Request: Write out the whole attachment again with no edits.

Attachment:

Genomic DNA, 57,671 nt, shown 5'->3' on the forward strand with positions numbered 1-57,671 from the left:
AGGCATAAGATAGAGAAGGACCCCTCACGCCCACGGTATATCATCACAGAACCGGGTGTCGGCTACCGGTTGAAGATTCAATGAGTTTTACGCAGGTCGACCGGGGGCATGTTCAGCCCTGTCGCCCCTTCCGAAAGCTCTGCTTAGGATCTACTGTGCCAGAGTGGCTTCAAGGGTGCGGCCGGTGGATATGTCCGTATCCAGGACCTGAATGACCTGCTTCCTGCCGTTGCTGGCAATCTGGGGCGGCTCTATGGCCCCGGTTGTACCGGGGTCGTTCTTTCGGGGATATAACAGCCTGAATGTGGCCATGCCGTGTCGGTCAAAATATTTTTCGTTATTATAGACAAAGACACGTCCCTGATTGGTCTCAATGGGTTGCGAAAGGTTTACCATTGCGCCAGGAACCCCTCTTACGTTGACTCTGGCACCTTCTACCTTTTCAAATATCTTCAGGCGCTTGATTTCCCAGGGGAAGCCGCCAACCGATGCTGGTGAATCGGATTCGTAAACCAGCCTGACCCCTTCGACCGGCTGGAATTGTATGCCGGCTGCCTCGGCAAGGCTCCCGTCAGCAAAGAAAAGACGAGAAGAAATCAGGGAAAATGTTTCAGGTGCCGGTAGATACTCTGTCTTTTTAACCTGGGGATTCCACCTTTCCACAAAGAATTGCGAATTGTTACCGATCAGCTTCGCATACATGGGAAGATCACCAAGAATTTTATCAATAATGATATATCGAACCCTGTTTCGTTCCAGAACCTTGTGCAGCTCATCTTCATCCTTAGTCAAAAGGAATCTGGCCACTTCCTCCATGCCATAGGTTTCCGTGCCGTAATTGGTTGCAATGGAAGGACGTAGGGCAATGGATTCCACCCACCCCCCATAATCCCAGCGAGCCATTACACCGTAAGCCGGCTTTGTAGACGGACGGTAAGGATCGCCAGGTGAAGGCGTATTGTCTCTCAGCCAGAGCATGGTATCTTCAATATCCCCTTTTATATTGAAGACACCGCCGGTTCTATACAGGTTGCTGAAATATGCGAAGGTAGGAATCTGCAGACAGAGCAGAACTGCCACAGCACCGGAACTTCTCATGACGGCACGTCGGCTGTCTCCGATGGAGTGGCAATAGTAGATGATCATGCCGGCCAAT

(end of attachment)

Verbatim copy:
Genomic DNA, 57,671 nt, shown 5'->3' on the forward strand with positions numbered 1-57,671 from the left:
AGGCATAAGATAGAGAAGGACCCCTCACGCCCACGGTATATCATCACAGAACCGGGTGTCGGCTACCGGTTGAAGATTCAATGAGTTTTACGCAGGTCGACCGGGGGCATGTTCAGCCCTGTCGCCCCTTCCGAAAGCTCTGCTTAGGATCTACTGTGCCAGAGTGGCTTCAAGGGTGCGGCCGGTGGATATGTCCGTATCCAGGACCTGAATGACCTGCTTCCTGCCGTTGCTGGCAATCTGGGGCGGCTCTATGGCCCCGGTTGTACCGGGGTCGTTCTTTCGGGGATATAACAGCCTGAATGTGGCCATGCCGTGTCGGTCAAAATATTTTTCGTTATTATAGACAAAGACACGTCCCTGATTGGTCTCAATGGGTTGCGAAAGGTTTACCATTGCGCCAGGAACCCCTCTTACGTTGACTCTGGCACCTTCTACCTTTTCAAATATCTTCAGGCGCTTGATTTCCCAGGGGAAGCCGCCAACCGATGCTGGTGAATCGGATTCGTAAACCAGCCTGACCCCTTCGACCGGCTGGAATTGTATGCCGGCTGCCTCGGCAAGGCTCCCGTCAGCAAAGAAAAGACGAGAAGAAATCAGGGAAAATGTTTCAGGTGCCGGTAGATACTCTGTCTTTTTAACCTGGGGATTCCACCTTTCCACAAAGAATTGCGAATTGTTACCGATCAGCTTCGCATACATGGGAAGATCACCAAGAATTTTATCAATAATGATATATCGAACCCTGTTTCGTTCCAGAACCTTGTGCAGCTCATCTTCATCCTTAGTCAAAAGGAATCTGGCCACTTCCTCCATGCCATAGGTTTCCGTGCCGTAATTGGTTGCAATGGAAGGACGTAGGGCAATGGATTCCACCCACCCCCCATAATCCCAGCGAGCCATTACACCGTAAGCCGGCTTTGTAGACGGACGGTAAGGATCGCCAGGTGAAGGCGTATTGTCTCTCAGCCAGAGCATGGTATCTTCAATATCCCCTTTTATATTGAAGACACCGCCGGTTCTATACAGGTTGCTGAAATATGCGAAGGTAGGAATCTGCAGACAGAGCAGAACTGCCACAGCACCGGAACTTCTCATGACGGCACGTCGGCTGTCTCCGATGGAGTGGCAATAGTAGATGATCATGCCGGCCAAT